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About Red Wagon Writing

Megan Tsai is a content specialist providing marketing copywriting and consulting services for clients across the nation. 

Services include:
Audio interviews
Web sites
Press releases and press kits
Case studies
Trade and feature articles
Catalog descriptions and articles
White papers
Brochures and booklets
Direct mail
Video and CD-ROM scripting
Corporate image pieces

Contact Megan Tsai
Copywriter & Content Specialist
Owner, Red Wagon Writing
3265 Streamside Dr.
Greenwood, IN 46143
(317) 886-7724
Red Wagon Writing
January Newsletter

Marketing Tip of the Month
Creating a Customer Best Practice White Paper

The information in a white paper or special report typically comes from an expert within your organization – and there’s nothing wrong with that. Having white papers written (or ghostwritten) by your executives and staff establishes them as thought leaders and gives clients and prospects access to their valuable expertise.

Despite its many benefits, this type of white paper has one weakness: readers recognize your interest in winning their business, leading them to take your advice with a grain of salt. After all, if your prospect was looking for completely unbiased advice on a topic would they turn to your company? Probably not. Instead, they would ask a colleague in their peer group. For this reason, it’s a good idea to add “customer best practice” white papers and articles into your content marketing mix.

In some ways, a customer best practice white paper is similar to a customer case study. Both frame your solution in terms of the client experience. However, a customer best practice white paper is broader in scope and more solution-focused. It examines a problem or pain point your company’s prospects face, and then distills information from multiple customer sources into a set of best practices that provide a solution from the customer perspective.

If you are interested in creating a customer best practice white paper for your content marketing program, here are five steps to help you get started.

1. Form the question.
What do your best-in-class clients know that their peers could benefit from? Don’t worry, this doesn’t mean sharing industry secrets. For example, if your company sells and installs computer servers, what information could your most successful customers impart about best practices for server management? Those are the topics you can focus your white paper around.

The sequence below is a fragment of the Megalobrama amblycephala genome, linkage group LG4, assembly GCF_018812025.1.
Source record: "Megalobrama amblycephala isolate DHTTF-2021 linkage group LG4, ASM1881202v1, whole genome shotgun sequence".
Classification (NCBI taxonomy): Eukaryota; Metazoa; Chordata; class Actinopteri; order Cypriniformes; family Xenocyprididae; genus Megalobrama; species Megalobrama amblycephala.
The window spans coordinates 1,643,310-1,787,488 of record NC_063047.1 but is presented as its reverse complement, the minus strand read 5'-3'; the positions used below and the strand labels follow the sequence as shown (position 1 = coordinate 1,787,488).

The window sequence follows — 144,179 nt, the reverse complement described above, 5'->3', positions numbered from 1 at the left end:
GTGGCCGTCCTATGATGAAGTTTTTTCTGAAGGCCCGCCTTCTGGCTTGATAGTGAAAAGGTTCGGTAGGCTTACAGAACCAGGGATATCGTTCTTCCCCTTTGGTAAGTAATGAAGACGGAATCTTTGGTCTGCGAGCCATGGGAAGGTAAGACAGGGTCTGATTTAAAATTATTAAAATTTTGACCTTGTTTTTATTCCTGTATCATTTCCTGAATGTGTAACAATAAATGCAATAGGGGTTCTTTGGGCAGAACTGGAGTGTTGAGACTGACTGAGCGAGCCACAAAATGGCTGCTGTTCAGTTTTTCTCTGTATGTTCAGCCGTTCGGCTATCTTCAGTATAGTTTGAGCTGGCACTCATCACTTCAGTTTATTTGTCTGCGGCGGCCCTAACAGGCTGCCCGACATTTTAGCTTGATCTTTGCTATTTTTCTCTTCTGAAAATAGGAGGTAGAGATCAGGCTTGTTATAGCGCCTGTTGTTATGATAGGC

2. Choose your tool.
Online survey tools such as Survey Monkey or Zoomerang make it easy to survey a large group of clients quickly. Offering a small gift – or even a free copy of the survey results – is a good way to entice your customers to participate. You could also pick several key clients and set up case-study type phone interviews with them. For a larger response, have your sales representatives ask their clients a couple quick questions during their regular check-in and send their responses along to you.

3. Consider your questions.
Just because you have the opportunity to survey your clients doesn’t mean you should ask every possible question. Improve response rates by focusing your questions and asking only those that clients and prospects will really want answers to. Most questions should be multiple choice or true/false – open-ended questions should be used sparingly.

4. Analyze the responses.
Once you receive the responses, comb through them for common threads and eye-opening insights. Having an internal expert’s interpretation of the responses can help the white paper writer pull out the most important points.

5. Write the white paper.
Bring a copywriter on board and provide them with your survey responses, expert analysis and any relevant background information or supporting third-party research. The writer will combine these elements into a compelling white paper that delivers valuable, hard-to-find peer insights and best practices that customers and prospects will devour.

Writing Tip of the Month
Cut this Line from your Emails ...

Hello, my name is Megan Tsai and I’m a business copywriter.

Sure, introducing yourself in this way is effective when you’re calling a new prospect. But, it’s a line you should leave out of your emails. Unlike phone calls, emails have “from” fields and signatures that include your name and title, giving your email recipient all the information they need.

Instead of wasting your reader’s time and risk losing their interest, just dive right into the subject matter of your email – no introduction needed.
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Red Wagon Writing
Megan Tsai
3265 Streamside Dr.
Greenwood, IN 46143

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